A new, analytically sophisticated study by Indian scholar Arpit Rajain, Nuclear Deterrence in Southern Asia: China, India and Pakistan, reminds us that no consideration of nuclear deterrence in South Asia is complete if it focuses exclusively on India and Pakistan. China also is an integral element in the security equation of South, or, as Rajain prefers, “Southern,” Asia. To Rajain, this “triangular nuclear competition...is qualitatively different, has far more variables working simultaneously and remains geo-strategically more dangerous” than the Soviet-U.S. nuclear rivalry of the Cold War. Rajain also argues that the psychological attitudes of decision-makers at moments of crisis will perhaps influence their choices in irrational or at least unpredictable ways, which should further erode our confidence in deterrence theory predicated on a rational actor model. Decision-makers in Beijing, Islamabad, and New Delhi, Rajain warns, “should not lull themselves into thinking that a credible minimum deterrent posture would prevent crisis and outbreak of hostilities.” Ganguly and Hagerty would not disagree with this caution, but the tone of their study is considerably less emphatic on this point.

As for U.S. actions, Ganguly and Hagerty judge that in some instances, as during the 1999 Kargil war, the United States has played a constructive role in lowering tensions. On other occasions, however, especially during the 1984 and 1998 crises, Washington has been “inept,” “ineffective,” or “counterproductive.” The United States, they add, can and should do more to encourage forward movement on the contentious Kashmir issue, now as always the most likely trigger for a major Indo-Pakistani war. Washington must move from crisis management to conflict resolution, they contend. The book’s final chapter offers a step-by-step road map for Washington to encourage a more positive Indo-Pakistani relationship.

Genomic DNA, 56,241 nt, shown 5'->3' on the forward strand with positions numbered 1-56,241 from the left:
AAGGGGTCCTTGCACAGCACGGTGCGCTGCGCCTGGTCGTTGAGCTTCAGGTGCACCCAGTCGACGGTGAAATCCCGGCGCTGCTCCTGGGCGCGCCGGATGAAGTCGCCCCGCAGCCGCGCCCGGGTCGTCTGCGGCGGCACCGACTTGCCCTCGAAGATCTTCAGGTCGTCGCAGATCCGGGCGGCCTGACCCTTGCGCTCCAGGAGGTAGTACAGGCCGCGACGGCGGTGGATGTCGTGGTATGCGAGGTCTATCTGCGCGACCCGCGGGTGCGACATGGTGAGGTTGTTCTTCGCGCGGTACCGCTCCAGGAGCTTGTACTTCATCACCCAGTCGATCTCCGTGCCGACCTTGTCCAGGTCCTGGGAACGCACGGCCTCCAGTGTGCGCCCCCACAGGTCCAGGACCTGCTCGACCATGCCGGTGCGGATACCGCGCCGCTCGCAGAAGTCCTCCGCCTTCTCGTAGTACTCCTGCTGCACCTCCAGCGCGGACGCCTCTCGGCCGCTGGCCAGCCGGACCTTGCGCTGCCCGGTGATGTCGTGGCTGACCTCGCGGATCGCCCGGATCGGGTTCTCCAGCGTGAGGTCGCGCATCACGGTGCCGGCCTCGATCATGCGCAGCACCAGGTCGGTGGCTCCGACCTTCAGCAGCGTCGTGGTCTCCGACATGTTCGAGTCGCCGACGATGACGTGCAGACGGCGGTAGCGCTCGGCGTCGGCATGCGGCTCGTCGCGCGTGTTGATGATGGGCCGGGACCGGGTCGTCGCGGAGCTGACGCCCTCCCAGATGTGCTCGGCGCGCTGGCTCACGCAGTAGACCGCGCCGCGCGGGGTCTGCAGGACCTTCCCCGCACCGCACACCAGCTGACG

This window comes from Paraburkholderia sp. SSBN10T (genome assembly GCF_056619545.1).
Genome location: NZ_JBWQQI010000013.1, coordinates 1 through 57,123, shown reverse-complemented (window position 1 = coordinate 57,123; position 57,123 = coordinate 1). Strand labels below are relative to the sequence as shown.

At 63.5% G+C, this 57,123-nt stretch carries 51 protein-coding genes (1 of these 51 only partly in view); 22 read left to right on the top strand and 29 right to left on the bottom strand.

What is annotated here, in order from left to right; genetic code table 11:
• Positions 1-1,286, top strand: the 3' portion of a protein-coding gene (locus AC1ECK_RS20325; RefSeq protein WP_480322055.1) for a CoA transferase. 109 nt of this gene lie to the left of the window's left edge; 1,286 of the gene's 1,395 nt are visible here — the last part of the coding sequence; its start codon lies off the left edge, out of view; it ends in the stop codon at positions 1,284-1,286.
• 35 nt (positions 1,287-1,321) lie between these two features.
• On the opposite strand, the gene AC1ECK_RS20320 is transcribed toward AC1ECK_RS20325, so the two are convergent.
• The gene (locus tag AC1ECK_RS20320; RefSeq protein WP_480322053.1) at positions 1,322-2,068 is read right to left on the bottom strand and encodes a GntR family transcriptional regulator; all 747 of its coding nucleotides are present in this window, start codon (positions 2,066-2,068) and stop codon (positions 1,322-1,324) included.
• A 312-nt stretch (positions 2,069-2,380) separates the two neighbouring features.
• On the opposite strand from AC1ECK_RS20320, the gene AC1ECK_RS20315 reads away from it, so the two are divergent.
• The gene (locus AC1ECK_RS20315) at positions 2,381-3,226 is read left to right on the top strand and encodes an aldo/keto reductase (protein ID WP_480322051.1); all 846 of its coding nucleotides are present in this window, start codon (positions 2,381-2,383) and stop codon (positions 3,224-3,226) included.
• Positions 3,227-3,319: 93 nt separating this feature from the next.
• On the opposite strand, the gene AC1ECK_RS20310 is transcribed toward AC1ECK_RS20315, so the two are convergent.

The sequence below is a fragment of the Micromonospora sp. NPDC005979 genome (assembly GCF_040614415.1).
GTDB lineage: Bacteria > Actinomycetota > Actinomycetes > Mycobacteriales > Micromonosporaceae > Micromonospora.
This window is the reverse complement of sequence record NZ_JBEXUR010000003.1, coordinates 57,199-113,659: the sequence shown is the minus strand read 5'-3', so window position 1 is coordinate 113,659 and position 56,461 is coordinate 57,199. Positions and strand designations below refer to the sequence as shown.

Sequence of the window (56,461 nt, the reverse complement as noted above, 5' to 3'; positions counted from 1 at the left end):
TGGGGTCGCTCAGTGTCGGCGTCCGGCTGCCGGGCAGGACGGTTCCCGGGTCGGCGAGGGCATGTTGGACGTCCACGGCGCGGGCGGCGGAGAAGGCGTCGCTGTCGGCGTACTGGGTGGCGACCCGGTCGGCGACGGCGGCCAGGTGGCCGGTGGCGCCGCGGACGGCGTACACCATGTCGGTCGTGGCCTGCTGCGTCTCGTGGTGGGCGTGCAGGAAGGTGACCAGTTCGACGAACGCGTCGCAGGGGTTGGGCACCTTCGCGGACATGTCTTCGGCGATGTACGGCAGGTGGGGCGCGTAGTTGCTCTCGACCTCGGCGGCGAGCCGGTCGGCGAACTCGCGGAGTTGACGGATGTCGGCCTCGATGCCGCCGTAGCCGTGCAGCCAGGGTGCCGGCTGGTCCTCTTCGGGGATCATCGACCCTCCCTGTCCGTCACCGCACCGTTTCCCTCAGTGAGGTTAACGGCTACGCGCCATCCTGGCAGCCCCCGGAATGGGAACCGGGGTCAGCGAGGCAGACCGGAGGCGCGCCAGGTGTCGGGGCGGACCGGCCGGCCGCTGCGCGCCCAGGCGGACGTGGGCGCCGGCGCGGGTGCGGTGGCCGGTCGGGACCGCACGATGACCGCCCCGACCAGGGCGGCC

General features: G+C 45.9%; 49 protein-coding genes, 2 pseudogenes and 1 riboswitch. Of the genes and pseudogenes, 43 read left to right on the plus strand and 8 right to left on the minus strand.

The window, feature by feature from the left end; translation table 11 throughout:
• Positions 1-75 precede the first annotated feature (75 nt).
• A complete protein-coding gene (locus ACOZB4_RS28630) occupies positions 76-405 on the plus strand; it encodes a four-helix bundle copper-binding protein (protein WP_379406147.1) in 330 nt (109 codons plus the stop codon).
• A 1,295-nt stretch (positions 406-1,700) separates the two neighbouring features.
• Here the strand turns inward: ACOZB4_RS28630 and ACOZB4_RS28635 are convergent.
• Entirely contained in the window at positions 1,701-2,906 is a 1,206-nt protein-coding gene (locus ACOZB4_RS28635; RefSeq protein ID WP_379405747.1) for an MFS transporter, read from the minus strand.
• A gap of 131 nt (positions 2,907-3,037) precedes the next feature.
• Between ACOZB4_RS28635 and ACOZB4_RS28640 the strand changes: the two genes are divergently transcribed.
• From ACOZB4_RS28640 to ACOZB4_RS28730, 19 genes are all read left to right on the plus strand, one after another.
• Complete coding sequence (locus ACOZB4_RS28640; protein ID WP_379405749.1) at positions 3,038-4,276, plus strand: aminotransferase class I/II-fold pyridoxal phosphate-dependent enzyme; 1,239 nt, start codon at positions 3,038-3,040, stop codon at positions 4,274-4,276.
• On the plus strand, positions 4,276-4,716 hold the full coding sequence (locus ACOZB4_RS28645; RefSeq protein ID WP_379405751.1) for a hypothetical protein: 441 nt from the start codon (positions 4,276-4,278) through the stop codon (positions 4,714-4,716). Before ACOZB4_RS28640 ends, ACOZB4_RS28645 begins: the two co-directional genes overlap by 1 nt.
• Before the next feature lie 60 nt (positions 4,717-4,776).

If all that were required was a more proactive U.S. policy. Yet, Ganguly and Hagerty acknowledge that a resolution of the Kashmir dispute would undermine the dominance, even the legitimacy, of Pakistan’s major power brokers: the army, of course, but also neo-feudal landowners, the business establishment, and “Islamists of various sociopolitical hues.” A splendid new book by Husain Haqqani, Pakistani journalist, scholar, and former adviser to Prime Ministers Benazir Bhutto and Nawaz Sharif, makes much the same point. Continued hostility between India and Pakistan, Haqqani argues in Pakistan: Between Mosque and Military, provides the Pakistan army with a justification for retaining the reins of political power.

Haqqani offers a sobering exploration of the unholy alliance, historical and current, between the Islamists and Pakistan’s all-powerful army. Almost from the moment of Pakistan’s creation, he writes, the country’s leaders, not seeing the mullahs as a serious threat and believing they could use an Islamic ideology for their own ends, promoted the idea of Pakistan as an Islamic state. Ayub Khan, who seized power in 1958 as Pakistan’s first military ruler, “envisioned Islam as a nation-building tool, controlled by an enlightened military leader rather than by clerics.” The parade of generals who succeeded him, up to and including Pervez Musharraf, have followed the same course. Yet, by embracing the notion of an ideological state, the nation’s civilian and military leadership opened the way for a time when the mullahs would demand a controlling voice in the affairs of that state.

To this day, Haqqani writes, Musharraf views the country’s secular politicians, not the Islamists, as his principal rival for political power and regards the latter as useful political allies. This gives Pakistan’s Islamist parties a greater influence than they could hope to exercise in an open, democratic political system because, when given the opportunity to vote in free elections, Pakistanis have consistently opted for secular rather than religious leadership. Today, as in the past, military rule foments religious militancy in Pakistan with sweeping implications for important U.S. national security objectives. The alliance between mosque and military, Haqqani judges, “has the potential of frustrating antiterrorist operations, radicalizing key segments of the Islamic world, and bringing India and Pakistan yet again to the brink of war.” In the struggle against terrorism, he cautions, Pakistan is a U.S. “ally of convenience, not of conviction.”

The Pakistani army for 50 years has been guided by a national security policy tripod, the three legs of which emphasize Islam as the national unifier, rivalry with India as the principal objective of the state’s foreign policy, and alliance with the United States as the handy means to defray the costs of Pakistan’s massive military expenditures. All three policy legs, Haqqani stresses, have served to encourage extremist Islamism. So long as this policy tripod continues to dominate the mindsets of Pakistan’s leaders, genuine peace with India will remain impossible.